Sunday, August 21, 2016

Bad Journalism in CBS Coverage of Donald Trump

I am not a fan of Donald Trump, and both he and Hillary Clinton are too seriously flawed to receive my vote.  That said, bad journalism is still bad journalism, and today's example comes from

Under the headline "Philippines's brash President Rodrigo Duterte threatens to quit the United Nations" we find
President Rodrigo Duterte, dubbed the “Filipino Donald Trump,” pointed to the haunting image of a bloodied child being pulled from the rubble of a missile-struck building in the Syrian city of Aleppo to note the inability of the U.S. and the U.N. to stop such deadly conflicts, complaining that he comes under fire for the killings of criminals.
There is nothing in the story that actually links Duterte to Trump, we are just told that he has been "dubbed" the Filipino Trump.  We are not told who did the dubbing.  However, there is a link, reproduced above, which leads to the May 10 story "Filipino 'Donald Trump' president-elect shows his soft side".  This story also has nothing to do with Trump, his only mention (aside from the title) being here:
The brash Duterte, who has been compared to U.S. Republican presumptive nominee Donald Trump, has threatened to close down Congress and form a revolutionary government if legislators stonewall his government.
Again we are not told who has made the comparison, our only hint (if it is one) being the link to "Commentary: Who might be Trump's VP?" by Will Rahn, the managing editor for politics at CBSNews' digital division.  That commentary, though, makes no mention of Duterte.  CBS News never actually attributes the comparison to anyone, but instead leaves the implication that comparison originated in off-the-record conversations about politics by their own managing editor.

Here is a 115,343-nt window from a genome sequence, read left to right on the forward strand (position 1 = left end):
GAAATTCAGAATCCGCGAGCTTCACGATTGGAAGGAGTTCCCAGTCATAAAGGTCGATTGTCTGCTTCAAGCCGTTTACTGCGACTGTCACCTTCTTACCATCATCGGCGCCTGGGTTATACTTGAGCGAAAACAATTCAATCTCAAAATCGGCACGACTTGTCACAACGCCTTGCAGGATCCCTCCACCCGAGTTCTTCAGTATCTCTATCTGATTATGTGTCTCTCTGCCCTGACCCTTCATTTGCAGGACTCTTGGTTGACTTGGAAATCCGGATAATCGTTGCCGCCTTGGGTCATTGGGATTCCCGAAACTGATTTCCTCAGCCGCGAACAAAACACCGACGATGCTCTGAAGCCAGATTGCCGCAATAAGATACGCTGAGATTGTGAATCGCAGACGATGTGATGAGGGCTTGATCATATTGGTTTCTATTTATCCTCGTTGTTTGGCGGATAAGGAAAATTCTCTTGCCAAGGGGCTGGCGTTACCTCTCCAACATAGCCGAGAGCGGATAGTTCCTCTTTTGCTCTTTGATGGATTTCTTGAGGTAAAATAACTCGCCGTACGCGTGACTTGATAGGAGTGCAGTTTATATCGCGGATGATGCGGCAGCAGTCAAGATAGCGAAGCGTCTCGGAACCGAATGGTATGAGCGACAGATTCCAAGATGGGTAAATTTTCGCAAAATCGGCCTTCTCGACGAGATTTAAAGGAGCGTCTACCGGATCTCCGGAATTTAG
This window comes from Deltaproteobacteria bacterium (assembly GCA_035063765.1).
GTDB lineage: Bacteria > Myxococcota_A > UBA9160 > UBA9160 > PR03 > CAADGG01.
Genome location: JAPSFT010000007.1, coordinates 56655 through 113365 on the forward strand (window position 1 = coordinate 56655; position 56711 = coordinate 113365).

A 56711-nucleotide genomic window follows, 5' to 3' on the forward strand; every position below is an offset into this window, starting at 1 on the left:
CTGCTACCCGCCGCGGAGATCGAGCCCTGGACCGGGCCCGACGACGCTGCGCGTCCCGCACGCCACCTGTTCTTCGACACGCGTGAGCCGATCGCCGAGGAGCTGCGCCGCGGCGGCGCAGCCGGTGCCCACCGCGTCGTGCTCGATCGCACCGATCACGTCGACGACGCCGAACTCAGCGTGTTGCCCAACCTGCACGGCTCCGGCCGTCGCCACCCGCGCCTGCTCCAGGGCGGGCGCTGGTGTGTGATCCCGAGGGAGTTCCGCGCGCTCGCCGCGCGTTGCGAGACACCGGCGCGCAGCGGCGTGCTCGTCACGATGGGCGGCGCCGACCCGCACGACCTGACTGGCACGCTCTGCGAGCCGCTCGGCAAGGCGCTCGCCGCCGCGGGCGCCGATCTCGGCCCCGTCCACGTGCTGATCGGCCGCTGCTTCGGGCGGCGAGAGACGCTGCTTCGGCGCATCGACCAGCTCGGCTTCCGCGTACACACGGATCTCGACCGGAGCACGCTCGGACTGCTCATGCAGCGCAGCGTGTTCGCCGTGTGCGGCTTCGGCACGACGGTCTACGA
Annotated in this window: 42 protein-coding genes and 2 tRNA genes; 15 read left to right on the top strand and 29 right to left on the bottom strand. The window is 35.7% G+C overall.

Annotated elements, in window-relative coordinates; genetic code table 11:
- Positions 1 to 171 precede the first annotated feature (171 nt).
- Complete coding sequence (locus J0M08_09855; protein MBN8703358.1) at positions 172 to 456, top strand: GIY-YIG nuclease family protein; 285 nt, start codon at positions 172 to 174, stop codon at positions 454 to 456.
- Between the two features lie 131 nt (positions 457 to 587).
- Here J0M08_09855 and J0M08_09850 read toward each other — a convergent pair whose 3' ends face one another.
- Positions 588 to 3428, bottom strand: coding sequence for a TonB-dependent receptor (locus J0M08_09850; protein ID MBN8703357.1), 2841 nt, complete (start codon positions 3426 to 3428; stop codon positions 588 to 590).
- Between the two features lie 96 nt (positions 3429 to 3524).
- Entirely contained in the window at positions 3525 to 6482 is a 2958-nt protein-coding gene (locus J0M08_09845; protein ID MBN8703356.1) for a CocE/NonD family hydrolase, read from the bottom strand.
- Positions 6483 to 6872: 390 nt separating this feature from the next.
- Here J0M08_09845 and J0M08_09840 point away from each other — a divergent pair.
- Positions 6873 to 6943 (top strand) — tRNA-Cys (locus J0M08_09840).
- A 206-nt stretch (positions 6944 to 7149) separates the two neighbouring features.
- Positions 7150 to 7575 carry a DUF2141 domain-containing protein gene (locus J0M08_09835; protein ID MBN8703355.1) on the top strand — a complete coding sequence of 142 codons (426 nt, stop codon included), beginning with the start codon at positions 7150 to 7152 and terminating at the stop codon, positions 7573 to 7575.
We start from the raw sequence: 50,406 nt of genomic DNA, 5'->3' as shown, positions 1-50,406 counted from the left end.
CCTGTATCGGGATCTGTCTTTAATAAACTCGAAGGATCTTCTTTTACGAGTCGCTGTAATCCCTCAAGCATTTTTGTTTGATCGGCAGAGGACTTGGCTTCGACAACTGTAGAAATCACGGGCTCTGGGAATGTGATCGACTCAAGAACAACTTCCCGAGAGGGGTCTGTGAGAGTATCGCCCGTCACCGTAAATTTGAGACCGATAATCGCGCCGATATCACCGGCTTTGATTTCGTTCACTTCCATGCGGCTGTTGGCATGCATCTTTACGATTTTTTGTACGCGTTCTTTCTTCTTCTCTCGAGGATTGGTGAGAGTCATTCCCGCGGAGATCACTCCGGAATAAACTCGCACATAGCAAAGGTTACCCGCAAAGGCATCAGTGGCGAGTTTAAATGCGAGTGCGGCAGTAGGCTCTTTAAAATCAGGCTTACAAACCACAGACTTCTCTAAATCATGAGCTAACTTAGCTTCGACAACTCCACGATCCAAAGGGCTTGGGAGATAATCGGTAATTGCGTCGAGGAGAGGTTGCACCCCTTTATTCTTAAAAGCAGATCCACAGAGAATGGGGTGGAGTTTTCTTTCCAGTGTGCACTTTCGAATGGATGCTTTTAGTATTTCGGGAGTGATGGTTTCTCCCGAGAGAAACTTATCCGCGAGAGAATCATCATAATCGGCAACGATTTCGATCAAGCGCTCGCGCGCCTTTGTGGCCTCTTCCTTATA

This is atrocious journalism.  If the comparison had been made by one of Duterte's domestic opponents, it might have been newsworthy; if it had been made by the State Department under Obama or the Clinton campaign, it might also have been worth including.  If it comes from a conversation around the water cooler at the offices of CBS News it is, at most, something to mention in a clearly-labeled commentary or editorial.  It is not worth mentioning at all if it remains unattributed, for two reasons:
  1. it makes it impossible for us to judge the objectivity and credibility of the source, and
  2. it makes it unclear whether the comparison was intended to create an impression of Duterte or to create an impression of Trump.

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